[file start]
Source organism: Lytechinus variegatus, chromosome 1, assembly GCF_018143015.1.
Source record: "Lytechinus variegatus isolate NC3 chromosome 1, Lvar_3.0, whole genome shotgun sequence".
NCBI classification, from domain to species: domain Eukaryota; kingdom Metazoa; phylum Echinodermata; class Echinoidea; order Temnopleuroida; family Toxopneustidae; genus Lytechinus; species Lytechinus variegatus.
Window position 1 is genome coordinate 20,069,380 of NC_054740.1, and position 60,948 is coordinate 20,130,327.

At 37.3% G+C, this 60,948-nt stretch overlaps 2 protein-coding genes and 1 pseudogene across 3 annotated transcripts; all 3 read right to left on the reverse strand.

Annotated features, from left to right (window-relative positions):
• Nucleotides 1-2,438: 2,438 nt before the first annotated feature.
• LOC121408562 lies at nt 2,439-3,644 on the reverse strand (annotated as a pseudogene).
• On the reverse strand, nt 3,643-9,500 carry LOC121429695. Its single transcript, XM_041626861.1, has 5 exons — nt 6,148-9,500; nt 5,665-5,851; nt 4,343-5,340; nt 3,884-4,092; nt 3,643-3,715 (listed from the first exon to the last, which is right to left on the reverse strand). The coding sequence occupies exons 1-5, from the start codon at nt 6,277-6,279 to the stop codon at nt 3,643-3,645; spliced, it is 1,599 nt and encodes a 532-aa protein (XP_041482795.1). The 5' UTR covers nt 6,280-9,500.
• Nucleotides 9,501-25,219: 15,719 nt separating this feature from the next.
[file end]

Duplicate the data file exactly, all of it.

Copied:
Source organism: Lytechinus variegatus, chromosome 1, assembly GCF_018143015.1.
Source record: "Lytechinus variegatus isolate NC3 chromosome 1, Lvar_3.0, whole genome shotgun sequence".
NCBI classification, from domain to species: domain Eukaryota; kingdom Metazoa; phylum Echinodermata; class Echinoidea; order Temnopleuroida; family Toxopneustidae; genus Lytechinus; species Lytechinus variegatus.
Window position 1 is genome coordinate 20,069,380 of NC_054740.1, and position 60,948 is coordinate 20,130,327.

At 37.3% G+C, this 60,948-nt stretch overlaps 2 protein-coding genes and 1 pseudogene across 3 annotated transcripts; all 3 read right to left on the reverse strand.

Annotated features, from left to right (window-relative positions):
• Nucleotides 1-2,438: 2,438 nt before the first annotated feature.
• LOC121408562 lies at nt 2,439-3,644 on the reverse strand (annotated as a pseudogene).
• On the reverse strand, nt 3,643-9,500 carry LOC121429695. Its single transcript, XM_041626861.1, has 5 exons — nt 6,148-9,500; nt 5,665-5,851; nt 4,343-5,340; nt 3,884-4,092; nt 3,643-3,715 (listed from the first exon to the last, which is right to left on the reverse strand). The coding sequence occupies exons 1-5, from the start codon at nt 6,277-6,279 to the stop codon at nt 3,643-3,645; spliced, it is 1,599 nt and encodes a 532-aa protein (XP_041482795.1). The 5' UTR covers nt 6,280-9,500.
• Nucleotides 9,501-25,219: 15,719 nt separating this feature from the next.